Summer Produce Holds Higher Ground

Summer Produce
Tips & Recipes

Summer Produce Holds Higher Ground

Our guide to what's in season for summer…with recipes that provide fresh menu solutions.

An impressive five of the 10 trends highlighted in the Canadian Restaurant and Foodservices Association's Canadian Chef Survey revolve around local, farms, nutrition, health and produce—clearly, chefs are paying close attention to fresh produce. Highlighting the season's best does not require a chalkboard menu, changing daily to reflect what's pulled from the earth that morning. It does require that chefs pay attention to what's in season, highlighting that fresh produce on their menu in creative, delicious ways.

Refresh Your Menu with Summer

Make the most of summer's ripe produce. Refresh the left side of the menu with grilled tomatoes, stuffed fresh figs, sweet mango salads. Spin your entrées into relaxed summer dishes with seasonal sides and garnishes, like fresh corn puddings and wild-cherry compotes. And lastly, embrace the pie trend with summer's best—from perfumed peach pies to down-home blueberry buckles.

What's in Season? Summer Edition (June 21-September 21)

beets
beets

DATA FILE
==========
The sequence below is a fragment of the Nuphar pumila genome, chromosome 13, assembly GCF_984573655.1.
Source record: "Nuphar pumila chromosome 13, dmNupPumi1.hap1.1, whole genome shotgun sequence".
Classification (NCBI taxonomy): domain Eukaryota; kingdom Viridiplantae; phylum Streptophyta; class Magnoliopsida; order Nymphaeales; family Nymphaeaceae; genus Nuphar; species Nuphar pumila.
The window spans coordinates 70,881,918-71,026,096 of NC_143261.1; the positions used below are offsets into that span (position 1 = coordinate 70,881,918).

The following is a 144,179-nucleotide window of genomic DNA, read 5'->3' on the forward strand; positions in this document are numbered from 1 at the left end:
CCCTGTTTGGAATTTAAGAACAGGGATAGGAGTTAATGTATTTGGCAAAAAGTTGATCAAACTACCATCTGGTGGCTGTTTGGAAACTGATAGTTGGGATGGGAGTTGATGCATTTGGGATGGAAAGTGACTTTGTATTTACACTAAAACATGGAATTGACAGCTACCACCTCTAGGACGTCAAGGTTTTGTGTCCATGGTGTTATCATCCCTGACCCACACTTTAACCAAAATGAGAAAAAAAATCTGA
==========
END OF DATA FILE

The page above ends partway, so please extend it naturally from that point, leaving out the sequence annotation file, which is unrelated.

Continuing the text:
fast fact—from the creamy white "Albina Vereduna" to the candy-striped "Chioggia," beets offer dramatic plate presentation

culinary tip—to save on labour, look for fresh, peeled beets that are sealed in an air-tight container, giving the fresh beets a refrigerated shelf life of up to six months

nutritional profile—(1/2 cup/125mL) good source of folate; source of potassium, vitamin C, and magnesium

blueberries
blueberries

fast facts—they turn reddish when exposed to acids, such as lemon juice and vinegar, and they turn greenish-blue in a batter that has too much baking soda, which creates an alkaline environment 1

culinary tip—one dry cup of fresh blueberries equals two-thirds of a cup of puréed blueberries 2

nutritional profile—(1/2 cup/125 mL) good source of vitamins K and E; source of vitamin C and fibre

cherries
cherries

fast fact—on average, there are 44 cherries in one pound 3

culinary tip—turn your salsa into a seasonal offering by adding cherries to it

nutritional profile—(1/2 cup/125 mL) good source of potassium and vitamin C

corn
corn

fast fact—an ear of corn averages 800 kernels in 16 rows 4

culinary tip—for a hit of fresh, sweet flavour, grate corn for corn pancakes, corn pudding or sweet-corn soup

nutritional profile—(1/2 cup/125 mL) good source of folate; source of potassium, vitamin C, thiamine and magnesium

figs
figs

fast fact—fig trees don't blossom on their branches; the blossom is inside the fruit

culinary tips—slice in half and top with goat cheese; drizzle with olive oil and grill

nutritional profile—(1/2 cup/125 mL) good source of potassium, vitamin K, magnesium, B6 and fibre

green beans
green beans

fast fact—yellow and purple beans offer the same flavour profile as green beans

culinary tips—for an Asian twist, add garlic, ginger, chili paste and soy; for a Mediterranean spin, add stewed tomatoes, onion and garlic

nutritional profile—(1/2 cup/125 mL) source of folate, vitamins C, K and magnesium

mangos
mangos